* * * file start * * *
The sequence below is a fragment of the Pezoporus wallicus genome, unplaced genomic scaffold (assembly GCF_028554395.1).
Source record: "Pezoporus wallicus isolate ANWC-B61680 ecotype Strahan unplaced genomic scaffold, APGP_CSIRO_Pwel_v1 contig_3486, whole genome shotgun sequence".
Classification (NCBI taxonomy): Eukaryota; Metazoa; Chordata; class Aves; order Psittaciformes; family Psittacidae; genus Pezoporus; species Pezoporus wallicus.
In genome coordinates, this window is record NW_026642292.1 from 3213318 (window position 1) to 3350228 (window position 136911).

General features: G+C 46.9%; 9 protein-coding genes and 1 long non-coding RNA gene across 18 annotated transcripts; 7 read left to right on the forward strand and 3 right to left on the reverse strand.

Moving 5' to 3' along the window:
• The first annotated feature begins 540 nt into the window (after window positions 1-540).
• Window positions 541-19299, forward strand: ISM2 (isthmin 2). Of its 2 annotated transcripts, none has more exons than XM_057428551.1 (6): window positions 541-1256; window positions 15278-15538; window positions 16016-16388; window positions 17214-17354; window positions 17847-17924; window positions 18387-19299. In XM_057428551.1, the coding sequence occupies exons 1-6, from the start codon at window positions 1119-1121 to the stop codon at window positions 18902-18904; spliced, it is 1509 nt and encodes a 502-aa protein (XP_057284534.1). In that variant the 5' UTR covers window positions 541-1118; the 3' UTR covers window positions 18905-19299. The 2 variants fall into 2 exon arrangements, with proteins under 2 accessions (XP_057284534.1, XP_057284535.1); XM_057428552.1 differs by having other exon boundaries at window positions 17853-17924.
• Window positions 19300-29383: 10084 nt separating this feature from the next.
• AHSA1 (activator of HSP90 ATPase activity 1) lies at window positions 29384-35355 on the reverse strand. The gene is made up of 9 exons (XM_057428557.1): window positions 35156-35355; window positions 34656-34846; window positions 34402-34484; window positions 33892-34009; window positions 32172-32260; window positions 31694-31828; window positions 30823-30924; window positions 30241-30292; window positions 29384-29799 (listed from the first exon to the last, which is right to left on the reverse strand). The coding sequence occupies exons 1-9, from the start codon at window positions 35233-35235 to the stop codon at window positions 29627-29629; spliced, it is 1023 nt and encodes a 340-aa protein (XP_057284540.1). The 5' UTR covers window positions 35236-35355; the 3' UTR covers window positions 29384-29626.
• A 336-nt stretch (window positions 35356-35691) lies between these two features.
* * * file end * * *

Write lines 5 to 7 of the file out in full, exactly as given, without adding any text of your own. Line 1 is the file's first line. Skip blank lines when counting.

General features: G+C 46.9%; 9 protein-coding genes and 1 long non-coding RNA gene across 18 annotated transcripts; 7 read left to right on the forward strand and 3 right to left on the reverse strand.

Moving 5' to 3' along the window:
• The first annotated feature begins 540 nt into the window (after window positions 1-540).